Director Sixto Melendez, with his first feature film presents an interesting and masked supernatural horror film of a demon, with possessions, addiction, and relationships in a very dark storyline achieving distribution from Brain Damage Films. As he serves as writer too, giving an interesting tale which primarily focuses on the character Eddie who is having a hard time coping with his divorce with morbid aspects surrounding tight as noose around his neck choking the life outs of his meager life.

The story opens with centering on the previously mentioned character Eddie  (Andrew Ternorio) as a young boy, with his parents arguing, indiscernible mutterings, unimportant to the main storyline and his sister trapped in the middle, suddenly gunshots ring out and the story springs forward leaving the circumstances to interject later. In his adult life Eddie, now and for the remainder of the flick from the incomparable Wes Martinez, struggles to survive a divorce and suicide attempt thanks to his friend Mark (Chris Cox). Glossing over other attributes Eddie inherits the home of his aunt, who raised him as a child and enters group therapy for possible solutions to resolve his problems. Now that is only aspect of the story the other involves Amy (Monica Engesser, who starred in Krampus: The Reckoning (2015)) and her problems which involve death and drugs to state the least, too much more the plot becomes overexposed far too quickly. One other significant player to this film involves a demon, and whom it uses as the conduit to influence others, giving its “gift” to another, but where does one find easy a tortured soul, a corrupted human, in a prison, but that’s ignore or funnier a politician, but not even a demon wants that carnal lying filth, ah yes a therapy group. This is not a comedy, rather a dark motive in terms of tone and picture, the absence of light signifying both Eddie’s and Amy’s lives, except when others on the outside enter into the scene then it changes slightly. The group allows the individuals to rip open their hardened scars and expose the wounds pleading for help and ripe for demonic influence. As Eddie and Amy become fast friends she invites him to his place, an abandoned building with no electricity or utilities, filled of nothingness and minimum to the maximum, appears quite easily, but that’s the least of the issues, Eddie’s scared of the dark, and hence a continuation of the issues from childhood. Meanwhile aside from the raunchy moments with Amy and a spillage of blood coming from a dead dog of his neighbor, a child’s book in his bedroom, and a missing child in the neighbor everything appears fine. Needless, the weirdness and other attributes such as sleep paralysis factor more into the later portion of the movie, and work to involve the demonic forces of possessions into adult relationships.  Although, one must not overlook the contributions from Mike Watkiss who portrays Gabriel, a fallen preacher, who knows much about both Amy and her demon, drugs and fiery confrontations masking in the darkness of life. Watkiss presented a strong appearance, with complex character, which strangely enough is not listed on the IMDb credits for the movie. The rest of cast, sadly fills the roles, but lacks the conviction of the characters, not because of their acting skills, but rather the defining of characters, among two that need mentioning  as the play into the role of Amy, first her mother  Maria Olsen and then Rebekah Kennedy as a young Amy.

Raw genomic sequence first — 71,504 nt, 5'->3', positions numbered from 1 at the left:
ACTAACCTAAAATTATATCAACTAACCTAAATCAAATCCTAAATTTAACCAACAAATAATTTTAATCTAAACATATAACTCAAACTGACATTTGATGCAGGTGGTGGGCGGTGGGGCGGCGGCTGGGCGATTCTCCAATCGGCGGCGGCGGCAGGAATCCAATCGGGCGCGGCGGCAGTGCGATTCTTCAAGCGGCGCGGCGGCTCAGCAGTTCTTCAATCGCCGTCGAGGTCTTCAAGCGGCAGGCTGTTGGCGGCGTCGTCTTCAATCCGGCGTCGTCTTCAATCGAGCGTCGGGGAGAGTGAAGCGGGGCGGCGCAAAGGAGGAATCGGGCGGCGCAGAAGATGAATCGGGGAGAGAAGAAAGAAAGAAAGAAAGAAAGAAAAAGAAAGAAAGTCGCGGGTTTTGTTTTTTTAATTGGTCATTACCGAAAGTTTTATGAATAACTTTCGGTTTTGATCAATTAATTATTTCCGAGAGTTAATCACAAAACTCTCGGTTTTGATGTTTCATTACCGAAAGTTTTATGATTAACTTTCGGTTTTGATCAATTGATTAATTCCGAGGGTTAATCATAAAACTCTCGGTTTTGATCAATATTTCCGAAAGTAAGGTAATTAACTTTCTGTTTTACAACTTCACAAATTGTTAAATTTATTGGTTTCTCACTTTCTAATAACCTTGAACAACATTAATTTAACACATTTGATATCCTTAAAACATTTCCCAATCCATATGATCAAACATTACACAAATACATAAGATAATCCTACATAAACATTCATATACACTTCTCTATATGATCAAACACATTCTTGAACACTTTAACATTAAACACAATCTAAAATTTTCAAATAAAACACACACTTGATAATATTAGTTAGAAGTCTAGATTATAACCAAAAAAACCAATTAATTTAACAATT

Melendez shows that while the skills of directing and writing exists the film could use another rewrite to tighten the storyline, flesh out the scenes and define the characters clearer and lose 10 minutes a tad long-winded in part of the film, the dryness occurs along with pacing issues. However, with all the excessive usage of darkness and creepy imagines, definitely a missed opportunity for jump scares and demonic tomfoolery to keep the audience’s interests in new version demonic life force.

Overall, a fair film, with horror measure in drips, but it lacks on the gore, the suspense and uses the darkness of the sets from the atmosphere sensation, creating a fitting end. Those seeking some wildly fun some effects, will need to wait for the last act and as the demonic forces powers fizzle during the movie.

This review was originally published in June 2016 on Rogue Cinema’s now defunct website with a view count of 1,712.


  • Evil loves company.

IMDb Rating: 3.5/10

Baron’s Rating: 3.5/10